Consumer Price Index Shows South Korean Economy Now in Deflation


Statistics Korea announced on Dec. 2 that South Korea’s consumer price index increased by less than 1 percent for the 11th consecutive month in November this year with its core inflation rate hitting a 20-year low. Experts point out that the South Korean economy is now in deflation.

Last month, the consumer price index edged up 0.2 percent year on year and fell 0.6 percent from the previous month. In October, the producer price index as a leading indicator of consumer prices reached 103.61, down 0.6 percent from a year earlier, to further hinder a rise in prices.

Specifically, the consumer price index was 104.87 last month, when it showed a year-on-year increase of less than 1 percent for 11 months in a row. Such a low level for such a long period was the first time since records began in 1965. With 2020 around the corner, this year’s consumer price index is likely to be the lowest in history. From January to November, the index edged up 0.7 percent.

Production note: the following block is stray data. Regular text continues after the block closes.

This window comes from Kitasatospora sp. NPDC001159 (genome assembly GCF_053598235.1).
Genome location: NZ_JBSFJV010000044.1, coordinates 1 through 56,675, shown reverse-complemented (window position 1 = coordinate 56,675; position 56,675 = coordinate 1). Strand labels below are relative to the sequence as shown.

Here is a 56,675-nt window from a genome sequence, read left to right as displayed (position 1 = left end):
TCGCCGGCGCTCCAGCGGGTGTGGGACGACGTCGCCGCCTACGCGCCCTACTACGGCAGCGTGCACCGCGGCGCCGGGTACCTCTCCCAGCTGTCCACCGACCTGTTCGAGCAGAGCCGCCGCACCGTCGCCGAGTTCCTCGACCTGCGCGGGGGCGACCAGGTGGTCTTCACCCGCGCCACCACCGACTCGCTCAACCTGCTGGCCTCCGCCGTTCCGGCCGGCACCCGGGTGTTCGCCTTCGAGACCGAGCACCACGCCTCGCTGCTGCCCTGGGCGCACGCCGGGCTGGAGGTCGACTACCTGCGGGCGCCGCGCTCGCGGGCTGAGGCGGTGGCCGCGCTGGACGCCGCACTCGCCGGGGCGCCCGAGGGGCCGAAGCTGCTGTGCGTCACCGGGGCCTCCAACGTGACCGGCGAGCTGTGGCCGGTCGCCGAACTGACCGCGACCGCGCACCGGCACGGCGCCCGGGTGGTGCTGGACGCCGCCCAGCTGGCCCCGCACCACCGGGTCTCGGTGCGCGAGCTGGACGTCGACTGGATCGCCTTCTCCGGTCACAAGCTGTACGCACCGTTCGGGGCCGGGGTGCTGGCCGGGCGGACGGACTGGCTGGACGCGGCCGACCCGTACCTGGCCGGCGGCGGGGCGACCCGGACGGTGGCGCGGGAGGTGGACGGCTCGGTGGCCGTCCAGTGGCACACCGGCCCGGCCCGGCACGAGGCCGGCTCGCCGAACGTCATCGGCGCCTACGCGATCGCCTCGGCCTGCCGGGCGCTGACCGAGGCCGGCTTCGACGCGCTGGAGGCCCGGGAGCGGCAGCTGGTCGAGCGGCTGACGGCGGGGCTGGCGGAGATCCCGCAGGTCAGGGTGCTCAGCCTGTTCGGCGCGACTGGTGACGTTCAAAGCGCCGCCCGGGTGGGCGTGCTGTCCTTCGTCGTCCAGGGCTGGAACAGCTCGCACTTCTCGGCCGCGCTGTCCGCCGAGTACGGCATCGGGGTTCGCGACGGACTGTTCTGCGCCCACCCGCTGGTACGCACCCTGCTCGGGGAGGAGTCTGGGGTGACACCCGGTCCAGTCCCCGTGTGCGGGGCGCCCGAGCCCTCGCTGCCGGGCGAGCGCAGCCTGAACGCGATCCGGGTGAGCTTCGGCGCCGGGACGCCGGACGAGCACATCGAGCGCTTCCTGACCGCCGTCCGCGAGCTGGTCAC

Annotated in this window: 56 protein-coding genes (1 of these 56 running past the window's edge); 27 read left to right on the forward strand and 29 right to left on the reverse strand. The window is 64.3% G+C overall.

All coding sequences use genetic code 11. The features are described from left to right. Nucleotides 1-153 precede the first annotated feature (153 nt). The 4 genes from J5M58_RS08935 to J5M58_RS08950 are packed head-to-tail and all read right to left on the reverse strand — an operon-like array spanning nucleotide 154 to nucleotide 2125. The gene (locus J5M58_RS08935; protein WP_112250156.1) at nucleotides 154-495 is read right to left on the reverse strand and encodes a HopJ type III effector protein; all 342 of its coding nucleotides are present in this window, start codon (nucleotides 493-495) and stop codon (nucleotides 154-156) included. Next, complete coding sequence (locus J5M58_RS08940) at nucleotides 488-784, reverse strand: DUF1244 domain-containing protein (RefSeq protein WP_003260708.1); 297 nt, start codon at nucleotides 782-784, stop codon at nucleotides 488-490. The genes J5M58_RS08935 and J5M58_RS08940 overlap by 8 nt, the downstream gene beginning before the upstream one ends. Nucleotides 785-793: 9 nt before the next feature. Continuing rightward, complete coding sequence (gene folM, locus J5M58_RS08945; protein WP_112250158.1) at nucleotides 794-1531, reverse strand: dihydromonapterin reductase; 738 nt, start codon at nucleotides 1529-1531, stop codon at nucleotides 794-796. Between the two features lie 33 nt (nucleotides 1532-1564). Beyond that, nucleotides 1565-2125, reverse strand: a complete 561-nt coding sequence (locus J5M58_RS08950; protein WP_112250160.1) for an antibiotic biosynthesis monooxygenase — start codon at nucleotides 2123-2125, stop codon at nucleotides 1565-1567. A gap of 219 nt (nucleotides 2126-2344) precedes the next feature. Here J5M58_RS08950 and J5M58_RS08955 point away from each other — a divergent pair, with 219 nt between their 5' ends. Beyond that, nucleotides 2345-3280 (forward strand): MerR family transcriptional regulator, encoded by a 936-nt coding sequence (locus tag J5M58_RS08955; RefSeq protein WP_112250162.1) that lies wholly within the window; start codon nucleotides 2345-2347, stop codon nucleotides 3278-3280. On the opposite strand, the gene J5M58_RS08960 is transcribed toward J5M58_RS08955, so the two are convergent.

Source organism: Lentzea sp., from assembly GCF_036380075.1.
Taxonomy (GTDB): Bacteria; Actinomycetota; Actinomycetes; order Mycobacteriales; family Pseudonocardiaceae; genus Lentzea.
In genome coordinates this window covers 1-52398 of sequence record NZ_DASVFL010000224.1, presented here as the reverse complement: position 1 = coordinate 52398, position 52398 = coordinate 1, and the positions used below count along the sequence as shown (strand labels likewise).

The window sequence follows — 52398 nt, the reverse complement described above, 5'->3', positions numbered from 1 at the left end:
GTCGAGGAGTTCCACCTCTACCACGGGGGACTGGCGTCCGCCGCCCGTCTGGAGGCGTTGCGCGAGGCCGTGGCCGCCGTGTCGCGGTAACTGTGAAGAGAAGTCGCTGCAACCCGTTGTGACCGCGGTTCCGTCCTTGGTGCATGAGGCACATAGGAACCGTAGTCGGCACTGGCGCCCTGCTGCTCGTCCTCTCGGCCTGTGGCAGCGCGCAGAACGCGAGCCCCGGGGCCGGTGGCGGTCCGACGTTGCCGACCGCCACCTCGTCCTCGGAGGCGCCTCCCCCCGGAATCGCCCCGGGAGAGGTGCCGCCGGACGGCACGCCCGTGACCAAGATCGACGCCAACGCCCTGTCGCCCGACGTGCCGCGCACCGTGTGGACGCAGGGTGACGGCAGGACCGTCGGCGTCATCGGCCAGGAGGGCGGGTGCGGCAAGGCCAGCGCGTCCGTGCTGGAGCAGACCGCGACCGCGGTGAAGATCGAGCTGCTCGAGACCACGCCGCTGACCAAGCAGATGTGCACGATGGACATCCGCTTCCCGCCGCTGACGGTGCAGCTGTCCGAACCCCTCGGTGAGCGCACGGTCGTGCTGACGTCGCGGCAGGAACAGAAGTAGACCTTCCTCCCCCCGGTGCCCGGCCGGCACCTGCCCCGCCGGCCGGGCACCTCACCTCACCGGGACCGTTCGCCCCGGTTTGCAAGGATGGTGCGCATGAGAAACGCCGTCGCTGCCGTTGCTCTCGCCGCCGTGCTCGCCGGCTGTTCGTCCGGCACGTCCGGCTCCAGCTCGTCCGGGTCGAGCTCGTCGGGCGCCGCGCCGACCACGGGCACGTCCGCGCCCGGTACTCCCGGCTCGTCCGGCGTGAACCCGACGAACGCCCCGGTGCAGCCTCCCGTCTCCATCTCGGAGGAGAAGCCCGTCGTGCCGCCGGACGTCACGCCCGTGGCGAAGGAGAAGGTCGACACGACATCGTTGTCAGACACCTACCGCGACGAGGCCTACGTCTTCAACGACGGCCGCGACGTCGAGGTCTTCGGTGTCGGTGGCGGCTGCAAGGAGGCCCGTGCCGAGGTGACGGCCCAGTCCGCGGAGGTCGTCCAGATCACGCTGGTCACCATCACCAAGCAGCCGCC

The core inflation index is a point of particular concern. The index, which does not reflect agricultural products and petroleum in order to grasp long-term price movements with seasonal factors and temporary impacts excluded, rose 0.6 percent year on year last month and 0.5 percent from a year earlier in September this year to show the lowest increases since December 1999. Likewise, the food- and energy-excluded core inflation rate that is used as OECD data stood at 0.5 percent, the lowest since December 1999.

An increasing number of economists are urging the government to come up with anti-deflationary measures. “The consumer price data shows that deflation has begun and a policy response to the deflation cannot be delayed,” said Yonsei University economics professor Sung Tae-yoon.